Cycle touring inspiration by Steve Smith (Elle’s dad)
If you enjoy cycling and travelling, why not combine the two and take a cycle touring trip to France this summer? That is if we haven’t pulled out of the EU, as a visa may then be required before crossing the channel.
Last summer I cycled from St Malo to Nice following a route published in France en Velo, from the English channel to the Mediterranean, with my brothers John and Paul. The trip followed the less well travelled routes across Brittany, the Loire Valley through the Limousine to the Dordogne, before tracking east along the Lot river and into the Cervennes and finally Provence and through the Alp Maritime. We eventually arrived in Nice and rented a small apartment for three days of rest and recuperation.
During this trip we cycled approximately 45 to 85 miles per day, depending on the terrain, as this was a leisure ride and apart from making a detour to climb Mont Ventoux, we were simply moving from place to place and exploring the beautiful French countryside.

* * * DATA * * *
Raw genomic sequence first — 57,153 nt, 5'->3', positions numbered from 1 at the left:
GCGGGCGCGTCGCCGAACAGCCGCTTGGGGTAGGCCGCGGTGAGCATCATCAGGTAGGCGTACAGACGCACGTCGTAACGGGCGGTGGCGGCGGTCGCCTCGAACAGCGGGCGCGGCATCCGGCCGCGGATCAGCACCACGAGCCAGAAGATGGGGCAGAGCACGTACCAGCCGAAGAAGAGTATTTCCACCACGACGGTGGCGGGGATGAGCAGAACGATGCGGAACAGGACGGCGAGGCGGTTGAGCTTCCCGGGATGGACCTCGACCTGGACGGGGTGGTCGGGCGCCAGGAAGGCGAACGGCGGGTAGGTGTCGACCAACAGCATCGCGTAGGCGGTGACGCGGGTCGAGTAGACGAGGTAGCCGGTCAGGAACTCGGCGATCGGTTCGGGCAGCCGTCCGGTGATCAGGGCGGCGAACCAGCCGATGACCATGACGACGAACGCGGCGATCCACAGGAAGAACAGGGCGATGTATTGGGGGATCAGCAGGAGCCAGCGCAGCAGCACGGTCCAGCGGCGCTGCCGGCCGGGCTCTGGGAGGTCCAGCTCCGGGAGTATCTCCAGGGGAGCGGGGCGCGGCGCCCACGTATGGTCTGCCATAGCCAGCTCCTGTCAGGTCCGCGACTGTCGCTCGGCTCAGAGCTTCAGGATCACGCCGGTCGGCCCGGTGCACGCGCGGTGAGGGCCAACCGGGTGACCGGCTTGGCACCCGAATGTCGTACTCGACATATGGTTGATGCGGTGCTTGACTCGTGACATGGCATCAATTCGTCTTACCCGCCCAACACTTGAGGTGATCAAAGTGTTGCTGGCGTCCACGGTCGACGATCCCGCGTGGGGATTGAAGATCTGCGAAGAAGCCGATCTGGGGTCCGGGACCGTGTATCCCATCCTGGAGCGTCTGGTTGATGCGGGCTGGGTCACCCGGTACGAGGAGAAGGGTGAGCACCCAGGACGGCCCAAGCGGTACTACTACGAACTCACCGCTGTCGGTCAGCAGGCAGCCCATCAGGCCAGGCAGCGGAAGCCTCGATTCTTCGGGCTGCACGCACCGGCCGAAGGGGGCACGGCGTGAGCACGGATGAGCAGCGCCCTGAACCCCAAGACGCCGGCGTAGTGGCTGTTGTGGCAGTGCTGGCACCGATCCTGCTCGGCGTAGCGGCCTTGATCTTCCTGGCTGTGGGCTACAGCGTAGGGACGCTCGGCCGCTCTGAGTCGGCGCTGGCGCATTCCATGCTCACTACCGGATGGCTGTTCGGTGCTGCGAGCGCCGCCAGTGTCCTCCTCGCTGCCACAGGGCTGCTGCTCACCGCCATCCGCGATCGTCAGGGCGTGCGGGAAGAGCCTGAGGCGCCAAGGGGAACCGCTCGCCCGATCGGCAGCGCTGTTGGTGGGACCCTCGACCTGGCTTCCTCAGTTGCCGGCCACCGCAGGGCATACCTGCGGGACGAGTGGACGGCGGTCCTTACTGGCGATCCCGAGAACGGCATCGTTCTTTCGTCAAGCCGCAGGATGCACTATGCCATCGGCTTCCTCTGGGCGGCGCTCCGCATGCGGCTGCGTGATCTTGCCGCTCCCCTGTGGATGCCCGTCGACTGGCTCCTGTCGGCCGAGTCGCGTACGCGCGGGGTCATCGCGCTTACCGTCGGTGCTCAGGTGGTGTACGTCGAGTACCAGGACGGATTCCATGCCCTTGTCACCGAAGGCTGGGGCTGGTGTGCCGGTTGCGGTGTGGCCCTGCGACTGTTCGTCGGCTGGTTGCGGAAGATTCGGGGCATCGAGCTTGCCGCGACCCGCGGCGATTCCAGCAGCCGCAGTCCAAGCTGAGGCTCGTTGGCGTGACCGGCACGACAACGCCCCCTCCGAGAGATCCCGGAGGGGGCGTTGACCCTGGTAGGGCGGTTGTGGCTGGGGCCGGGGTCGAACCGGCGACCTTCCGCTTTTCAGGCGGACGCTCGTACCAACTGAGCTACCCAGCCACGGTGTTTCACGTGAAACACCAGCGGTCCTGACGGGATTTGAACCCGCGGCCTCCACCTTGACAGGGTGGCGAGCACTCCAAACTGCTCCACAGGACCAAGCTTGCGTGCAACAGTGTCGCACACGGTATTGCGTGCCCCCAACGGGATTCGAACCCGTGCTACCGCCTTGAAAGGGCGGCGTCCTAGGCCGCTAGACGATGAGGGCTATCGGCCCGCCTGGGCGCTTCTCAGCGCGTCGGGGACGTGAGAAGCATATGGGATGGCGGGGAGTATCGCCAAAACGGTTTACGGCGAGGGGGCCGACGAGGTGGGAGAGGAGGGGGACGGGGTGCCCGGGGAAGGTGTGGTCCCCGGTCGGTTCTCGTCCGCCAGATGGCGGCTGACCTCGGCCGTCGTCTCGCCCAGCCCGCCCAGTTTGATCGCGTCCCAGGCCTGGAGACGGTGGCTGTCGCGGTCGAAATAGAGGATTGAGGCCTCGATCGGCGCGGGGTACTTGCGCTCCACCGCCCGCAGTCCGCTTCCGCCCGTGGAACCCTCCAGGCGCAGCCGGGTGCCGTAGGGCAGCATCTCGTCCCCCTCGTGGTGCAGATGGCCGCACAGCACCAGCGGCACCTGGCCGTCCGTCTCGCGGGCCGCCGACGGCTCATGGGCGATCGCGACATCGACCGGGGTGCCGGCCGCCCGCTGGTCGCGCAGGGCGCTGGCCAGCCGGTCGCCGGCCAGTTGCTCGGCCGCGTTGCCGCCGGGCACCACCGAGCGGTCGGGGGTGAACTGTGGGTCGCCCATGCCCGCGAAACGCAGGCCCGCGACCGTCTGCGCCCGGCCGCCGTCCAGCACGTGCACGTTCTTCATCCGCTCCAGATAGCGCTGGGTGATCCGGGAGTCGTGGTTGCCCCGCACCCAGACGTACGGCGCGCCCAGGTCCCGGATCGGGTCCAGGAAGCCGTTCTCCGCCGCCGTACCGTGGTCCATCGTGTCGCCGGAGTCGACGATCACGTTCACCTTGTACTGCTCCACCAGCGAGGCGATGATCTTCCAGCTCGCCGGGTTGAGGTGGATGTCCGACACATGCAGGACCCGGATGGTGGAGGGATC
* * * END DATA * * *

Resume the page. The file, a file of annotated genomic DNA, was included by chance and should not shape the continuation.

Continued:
France is an excellent place for cycle touring for a number of reasons: The weather is often nice, particularly as you head south – so take sunscreen! Every town has an office du tourisme which will provide information and assistance in finding suitable accommodation, including camping, chambre d’hôtes (B&B) and gîte d’etape (hostel). All prices are regulated and therefore good value for money. During the summer however there is high demand for accommodation and it is wise to book in advance if you are planning to visit the more popular places. The French roads are generally better maintained and quieter than in the UK, having also completed Lands End to John O’Groats last year I can make the comparison. Cyclists also tend to be well catered for, although cycle touring was less common than other kinds of riding. Finally one must not forget the food and drink, roadside picnics typically consist of bread, local pâtés, cheese, tomatoes, avocado, crisps and fruit, all washed down with a big bottle of water. I can also recommend baguette, local cheese and red wine as an excellent combination of tastes.
Distance cycled: 1062 miles
Elevation gain: 62763 feet
Average daily speed: 12.75mph
Time taken: three weeks
When you push yourself beyond your limits, climbing above the gorge in the heat and hunger of the moment, with every sinew straining and the road rising ever steeper on and on, what keeps you going is the thought that John has the croissants in his pannier and he is just up ahead.